Culinarily speaking, that is. Open since the end of April, Chino Grande is the latest in a succession of restaurants in Williamsburg whose menus are so diversified that it would be easier to name cuisines that they fail to represent. The restaurant — it also bills itself as a “karaoke saloon” (more on which shortly) — is the creation of two disciples of Win Son (Josh Ku and Erica Hall), plus Paul Cacici, who also co-owns Carmenta’s.
To eat: Lobster sichuan au poivre is perched above a thicket of frites. At lunchtime you can order a skate sandwich dressed with fermented chili and scallion aioli. Or settle in to a plate of braised lamb neck and noodles in a sauce of fermented black beans fired by Calabrian chili.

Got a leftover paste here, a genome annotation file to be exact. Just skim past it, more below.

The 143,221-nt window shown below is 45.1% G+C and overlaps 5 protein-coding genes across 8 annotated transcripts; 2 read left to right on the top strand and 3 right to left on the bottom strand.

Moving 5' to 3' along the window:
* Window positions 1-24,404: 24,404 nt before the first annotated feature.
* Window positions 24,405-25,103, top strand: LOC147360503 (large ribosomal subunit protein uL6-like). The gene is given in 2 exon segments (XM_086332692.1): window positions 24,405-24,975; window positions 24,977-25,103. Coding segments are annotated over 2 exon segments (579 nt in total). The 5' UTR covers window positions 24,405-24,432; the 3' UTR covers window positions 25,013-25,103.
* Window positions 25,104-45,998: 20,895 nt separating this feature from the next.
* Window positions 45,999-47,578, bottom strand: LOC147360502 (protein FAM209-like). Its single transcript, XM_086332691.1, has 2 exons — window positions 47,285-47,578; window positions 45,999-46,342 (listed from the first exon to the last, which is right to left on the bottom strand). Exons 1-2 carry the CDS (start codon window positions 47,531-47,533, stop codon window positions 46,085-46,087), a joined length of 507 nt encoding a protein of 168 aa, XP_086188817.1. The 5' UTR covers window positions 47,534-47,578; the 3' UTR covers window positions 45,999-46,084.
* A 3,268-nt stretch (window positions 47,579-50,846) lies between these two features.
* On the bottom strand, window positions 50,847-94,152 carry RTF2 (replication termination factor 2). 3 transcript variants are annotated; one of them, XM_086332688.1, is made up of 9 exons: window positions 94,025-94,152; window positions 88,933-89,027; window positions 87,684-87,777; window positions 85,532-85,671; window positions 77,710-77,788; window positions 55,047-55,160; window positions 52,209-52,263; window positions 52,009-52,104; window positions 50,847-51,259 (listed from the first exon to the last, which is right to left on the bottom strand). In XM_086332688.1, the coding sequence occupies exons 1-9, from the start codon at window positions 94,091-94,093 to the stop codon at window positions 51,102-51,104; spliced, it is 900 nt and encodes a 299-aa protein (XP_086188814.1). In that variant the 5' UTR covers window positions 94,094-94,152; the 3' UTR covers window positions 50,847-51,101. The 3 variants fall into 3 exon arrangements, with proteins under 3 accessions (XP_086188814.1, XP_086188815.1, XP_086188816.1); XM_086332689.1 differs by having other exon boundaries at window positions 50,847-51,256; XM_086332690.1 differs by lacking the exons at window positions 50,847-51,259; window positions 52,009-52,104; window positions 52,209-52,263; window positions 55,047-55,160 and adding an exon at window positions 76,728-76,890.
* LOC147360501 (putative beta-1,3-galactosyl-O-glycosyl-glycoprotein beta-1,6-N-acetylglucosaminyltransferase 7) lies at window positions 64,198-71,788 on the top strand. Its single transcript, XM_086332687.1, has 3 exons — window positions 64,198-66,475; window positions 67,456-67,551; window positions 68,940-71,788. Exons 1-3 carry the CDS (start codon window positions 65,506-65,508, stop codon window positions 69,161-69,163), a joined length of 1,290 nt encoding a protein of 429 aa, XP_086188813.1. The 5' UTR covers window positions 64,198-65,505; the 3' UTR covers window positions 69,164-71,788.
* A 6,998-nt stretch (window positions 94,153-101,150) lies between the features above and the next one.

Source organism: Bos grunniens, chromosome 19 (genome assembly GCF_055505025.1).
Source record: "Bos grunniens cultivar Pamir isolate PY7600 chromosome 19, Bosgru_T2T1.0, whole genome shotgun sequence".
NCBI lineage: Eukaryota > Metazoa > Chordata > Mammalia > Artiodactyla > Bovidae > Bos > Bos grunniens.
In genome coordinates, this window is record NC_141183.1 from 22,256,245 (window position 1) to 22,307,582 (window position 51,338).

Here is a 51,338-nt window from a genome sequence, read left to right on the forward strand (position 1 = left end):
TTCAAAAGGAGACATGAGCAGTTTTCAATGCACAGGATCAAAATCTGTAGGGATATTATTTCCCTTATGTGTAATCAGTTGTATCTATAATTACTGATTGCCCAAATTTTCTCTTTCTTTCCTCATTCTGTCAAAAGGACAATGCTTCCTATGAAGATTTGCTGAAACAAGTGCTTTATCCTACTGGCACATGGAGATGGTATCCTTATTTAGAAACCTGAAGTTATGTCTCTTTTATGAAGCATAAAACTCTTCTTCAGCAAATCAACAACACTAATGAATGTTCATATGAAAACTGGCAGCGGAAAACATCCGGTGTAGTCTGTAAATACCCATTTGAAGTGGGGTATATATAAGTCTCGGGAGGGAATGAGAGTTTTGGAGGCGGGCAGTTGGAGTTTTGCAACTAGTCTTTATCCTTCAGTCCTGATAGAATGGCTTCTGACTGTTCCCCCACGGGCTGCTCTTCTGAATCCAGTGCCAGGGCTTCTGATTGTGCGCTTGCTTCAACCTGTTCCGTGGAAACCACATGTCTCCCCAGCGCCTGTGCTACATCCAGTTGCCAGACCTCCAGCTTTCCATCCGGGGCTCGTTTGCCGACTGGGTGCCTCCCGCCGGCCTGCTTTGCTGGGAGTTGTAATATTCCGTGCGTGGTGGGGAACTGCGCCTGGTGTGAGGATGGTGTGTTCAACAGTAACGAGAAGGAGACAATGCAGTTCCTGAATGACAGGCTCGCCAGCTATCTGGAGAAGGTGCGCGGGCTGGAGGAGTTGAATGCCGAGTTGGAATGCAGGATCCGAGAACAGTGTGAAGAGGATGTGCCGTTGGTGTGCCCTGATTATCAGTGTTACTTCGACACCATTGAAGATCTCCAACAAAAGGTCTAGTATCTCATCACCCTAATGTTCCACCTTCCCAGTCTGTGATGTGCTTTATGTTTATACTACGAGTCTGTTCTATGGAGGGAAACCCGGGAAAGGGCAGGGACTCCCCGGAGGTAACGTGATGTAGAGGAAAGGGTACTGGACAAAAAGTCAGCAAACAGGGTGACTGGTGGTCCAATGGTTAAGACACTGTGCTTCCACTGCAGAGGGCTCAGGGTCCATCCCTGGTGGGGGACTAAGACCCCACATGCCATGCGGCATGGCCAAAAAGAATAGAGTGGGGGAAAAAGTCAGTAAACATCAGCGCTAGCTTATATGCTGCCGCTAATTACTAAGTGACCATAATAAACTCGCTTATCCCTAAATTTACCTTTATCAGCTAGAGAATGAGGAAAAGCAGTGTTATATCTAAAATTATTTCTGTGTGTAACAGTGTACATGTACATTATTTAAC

Among the signature cocktails you will find a blend of rye, jujube(!), black walnut, and sweet vermouth that goes by the name Ni Haody! (That’s “howdy” in case you misread the transliteration.)
If you’re into karaoke come late. The singing begins at 10 p.m. and runs till 1 a.m. most nights. Chino Grande, 253 Grand Street, Brooklyn, 917-909-0466.
Thai-Accented Diner Food Strikes Again